The Talmud takes a somewhat relaxed view of this temple. It claims that it was not an "idolatrous shrine" because Onias had based himself on Isaiah 19:18, which says that, "One day there will be an altar to the Lord in the midst of the land of Egypt," and because he was a legitimate Zadokite priest, a descendant of the high priest Simon the Just (Men. 109b). The Mishnah states that some vows made in the Temple of Jerusalem could be redeemed in the Temple of Onias and, while a priest who served at Onias was precluded from serving in Jerusalem, he could nevertheless eat the terumah (consecrated food) there together with his priestly brethren (Men. 13:10).

http://www.jewishvirtuallibrary.org/onias-temple-of
May the four winds blow you home again.

John2
Posts: 3075
Joined: Fri May 16, 2014 4:42 pm

Re: Babylon

Post by John2 » Wed May 02, 2018 5:37 pm

M. Men. 13:10:
“I take upon myself an olah” - he must offer it in the Temple. And if he offered it in the Temple of Onias (A temple made by Onias in the Egyptian city of Heliopolis, contemporary with the Second Temple in Jerusalem), he has not fulfilled his obligation. “I take upon myself to offer an olah but I will offer it in the Temple of Onias” - he must offer it in the Temple, yet if he offered it in the Temple of Onias he has fulfilled his obligation. Rabbi Shimon says: this is not an olah. “I will be a Nazirite” - he must shave in the Temple. And if he shaved in the Temple of Onias he has not fulfilled his obligation. " that I will shave in the Temple of Onias” - he must shave in the Temple, but if he shaved in the Temple of Onias he has fulfilled his obligation. Rabbi Shimon says: this one is not a Nazirite. The priests who served in the Temple of Onias may not serve in the Temple in Jerusalem; and needless to say [this is so of priests who served] something else [a euphemism for idolatry]; for it is said, “The priests of the shrines, however, did not ascend the altar of the Lord in Jerusalem. But they did eat unleavened bread along with their kinsmen” (II Kings 23:9). Thus they are like those that had a blemish: they are entitled to share and eat [of the holy things] but they are not permitted to offer sacrifices.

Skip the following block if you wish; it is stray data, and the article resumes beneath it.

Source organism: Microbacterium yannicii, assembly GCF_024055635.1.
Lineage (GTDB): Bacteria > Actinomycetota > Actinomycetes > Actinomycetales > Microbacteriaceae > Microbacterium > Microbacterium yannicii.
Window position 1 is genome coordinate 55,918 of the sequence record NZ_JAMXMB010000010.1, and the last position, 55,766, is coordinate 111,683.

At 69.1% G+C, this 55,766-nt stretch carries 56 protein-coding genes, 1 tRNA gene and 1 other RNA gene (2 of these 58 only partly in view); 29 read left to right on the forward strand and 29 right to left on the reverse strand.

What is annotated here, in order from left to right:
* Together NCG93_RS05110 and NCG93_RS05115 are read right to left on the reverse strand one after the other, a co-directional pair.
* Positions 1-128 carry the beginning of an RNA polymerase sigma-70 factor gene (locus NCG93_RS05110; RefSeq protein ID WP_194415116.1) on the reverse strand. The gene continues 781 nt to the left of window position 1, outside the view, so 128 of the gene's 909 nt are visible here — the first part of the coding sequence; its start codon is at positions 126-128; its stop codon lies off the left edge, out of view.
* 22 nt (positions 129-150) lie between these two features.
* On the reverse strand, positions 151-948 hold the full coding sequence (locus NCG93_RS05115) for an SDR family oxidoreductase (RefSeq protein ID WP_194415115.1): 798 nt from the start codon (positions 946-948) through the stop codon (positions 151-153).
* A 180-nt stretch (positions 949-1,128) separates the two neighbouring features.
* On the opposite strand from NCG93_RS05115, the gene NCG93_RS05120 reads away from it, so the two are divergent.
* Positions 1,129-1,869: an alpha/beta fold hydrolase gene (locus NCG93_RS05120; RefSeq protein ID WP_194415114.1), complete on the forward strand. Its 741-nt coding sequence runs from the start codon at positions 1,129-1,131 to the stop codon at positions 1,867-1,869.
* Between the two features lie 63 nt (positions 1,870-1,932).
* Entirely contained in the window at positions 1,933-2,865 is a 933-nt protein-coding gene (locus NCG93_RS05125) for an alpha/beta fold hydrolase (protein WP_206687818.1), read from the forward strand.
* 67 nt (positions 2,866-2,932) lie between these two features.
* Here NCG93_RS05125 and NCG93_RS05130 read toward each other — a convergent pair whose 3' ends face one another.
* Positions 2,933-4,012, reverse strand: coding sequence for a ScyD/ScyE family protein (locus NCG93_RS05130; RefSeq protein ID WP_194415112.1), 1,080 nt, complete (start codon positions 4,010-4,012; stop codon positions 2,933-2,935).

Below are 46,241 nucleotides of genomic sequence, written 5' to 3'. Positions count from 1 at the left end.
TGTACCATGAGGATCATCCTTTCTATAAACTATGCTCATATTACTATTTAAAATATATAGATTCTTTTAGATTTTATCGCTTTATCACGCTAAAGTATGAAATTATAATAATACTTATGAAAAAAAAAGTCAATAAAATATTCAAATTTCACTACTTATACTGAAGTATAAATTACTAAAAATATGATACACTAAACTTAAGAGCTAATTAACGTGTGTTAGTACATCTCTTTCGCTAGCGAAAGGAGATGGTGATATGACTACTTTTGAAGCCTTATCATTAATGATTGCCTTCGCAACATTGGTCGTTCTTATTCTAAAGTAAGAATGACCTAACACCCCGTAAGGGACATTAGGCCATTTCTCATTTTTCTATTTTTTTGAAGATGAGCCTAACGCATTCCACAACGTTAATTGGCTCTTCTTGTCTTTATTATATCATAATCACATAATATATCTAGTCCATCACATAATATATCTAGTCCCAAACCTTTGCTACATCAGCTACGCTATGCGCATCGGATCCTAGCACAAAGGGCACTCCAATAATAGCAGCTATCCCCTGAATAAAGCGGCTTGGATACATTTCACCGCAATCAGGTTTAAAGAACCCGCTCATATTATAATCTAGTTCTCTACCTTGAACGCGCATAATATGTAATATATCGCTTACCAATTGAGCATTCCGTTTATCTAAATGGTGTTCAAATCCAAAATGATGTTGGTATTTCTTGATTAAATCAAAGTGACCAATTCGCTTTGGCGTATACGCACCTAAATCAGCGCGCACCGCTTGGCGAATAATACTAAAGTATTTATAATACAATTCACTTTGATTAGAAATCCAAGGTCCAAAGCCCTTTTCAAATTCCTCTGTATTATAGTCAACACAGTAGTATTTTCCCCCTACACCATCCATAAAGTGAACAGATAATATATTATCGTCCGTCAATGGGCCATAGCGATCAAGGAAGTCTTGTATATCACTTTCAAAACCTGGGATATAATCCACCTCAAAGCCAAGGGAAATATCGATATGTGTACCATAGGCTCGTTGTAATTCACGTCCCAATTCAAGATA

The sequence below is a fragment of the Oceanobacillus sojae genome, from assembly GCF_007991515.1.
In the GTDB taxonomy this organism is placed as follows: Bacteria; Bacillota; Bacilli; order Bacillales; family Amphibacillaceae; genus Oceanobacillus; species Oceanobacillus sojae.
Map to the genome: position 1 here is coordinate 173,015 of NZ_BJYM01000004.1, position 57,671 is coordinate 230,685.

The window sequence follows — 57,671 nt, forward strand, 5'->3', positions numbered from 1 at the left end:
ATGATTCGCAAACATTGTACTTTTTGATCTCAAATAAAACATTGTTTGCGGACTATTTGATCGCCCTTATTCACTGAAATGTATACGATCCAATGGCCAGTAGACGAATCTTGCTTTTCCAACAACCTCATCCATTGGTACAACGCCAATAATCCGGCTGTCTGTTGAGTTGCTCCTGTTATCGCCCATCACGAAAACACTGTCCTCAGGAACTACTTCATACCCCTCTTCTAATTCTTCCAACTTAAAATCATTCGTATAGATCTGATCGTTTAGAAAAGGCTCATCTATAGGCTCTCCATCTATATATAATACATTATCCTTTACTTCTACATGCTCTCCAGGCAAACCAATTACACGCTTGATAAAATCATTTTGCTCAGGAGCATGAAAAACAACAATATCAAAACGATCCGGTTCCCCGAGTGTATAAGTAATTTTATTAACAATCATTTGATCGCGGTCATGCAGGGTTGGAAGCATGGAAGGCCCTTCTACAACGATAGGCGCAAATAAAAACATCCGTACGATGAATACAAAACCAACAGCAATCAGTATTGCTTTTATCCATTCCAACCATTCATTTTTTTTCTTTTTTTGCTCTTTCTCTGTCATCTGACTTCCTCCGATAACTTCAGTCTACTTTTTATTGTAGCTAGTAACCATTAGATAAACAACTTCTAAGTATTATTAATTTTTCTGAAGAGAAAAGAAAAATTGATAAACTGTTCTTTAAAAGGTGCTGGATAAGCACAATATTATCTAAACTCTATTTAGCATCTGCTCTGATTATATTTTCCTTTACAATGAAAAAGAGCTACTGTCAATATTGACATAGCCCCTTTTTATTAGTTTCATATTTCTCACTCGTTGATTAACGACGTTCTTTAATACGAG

https://www.sefaria.org/Mishnah_Menachot.13.11?lang=bi


BTW, pardon the italics; it looks like it's due to an "I"/bracket issue near "that I will shave in the Temple of Onias."
May the four winds blow you home again.

User avatar
Ben C. Smith
Posts: 7125
Joined: Wed Apr 08, 2015 2:18 pm
Location: USA
Contact:

Re: Babylon

Post by Ben C. Smith » Wed May 02, 2018 5:54 pm

John2 wrote:
Wed May 02, 2018 5:37 pm
M. Men. 13:10....
This is the passage I referred to from the Mishnah. Offering in Leontopolis, if one promised to do so, fulfills a vow, but the offering itself is not valid.

You gave one passage with a positive ruling about the temple (the one from Megillah), but that same passage says that the ruling was later retracted. The rest of the passages seem to agree that neither the offerings nor the priests there were viewed as valid. The best that can be said is that the temple was not pagan. What is your overall impression of the evidence?
ΤΙ ΕΣΤΙΝ ΑΛΗΘΕΙΑ

User avatar
Ben C. Smith
Posts: 7125
Joined: Wed Apr 08, 2015 2:18 pm
Location: USA
Contact:

Re: Babylon

Post by Ben C. Smith » Wed May 02, 2018 6:10 pm

Another thing to consider is the overall trend in our sources. All of the above sources (Mishnah, Talmud, even Josephus) are pretty late compared to the Elephantine papyri themselves. The documents closest in time to the Elephantine papyri would be the books of the Hebrew Bible themselves, right? How do you read the evidence in the Hebrew scriptures? How are altars outside of the Jerusalem temple treated? (Did you read Joshua 22?)

I mean, obviously there is a period of time during which altars seem to be erected everywhere, but then what do you do with the strict Torah laws concerning where to sacrifice? It is a Hail Mary to hold that Ezra postdates the Elephantine collection (by what, a maximum of a decade or so?). Assuming, then, that both Josiah and Ezra predate the Elephantine letter, what kinds of tolerance for a rival temple do you find in the books of the Hebrew scriptures, or in any other books closer in time to the matter at hand?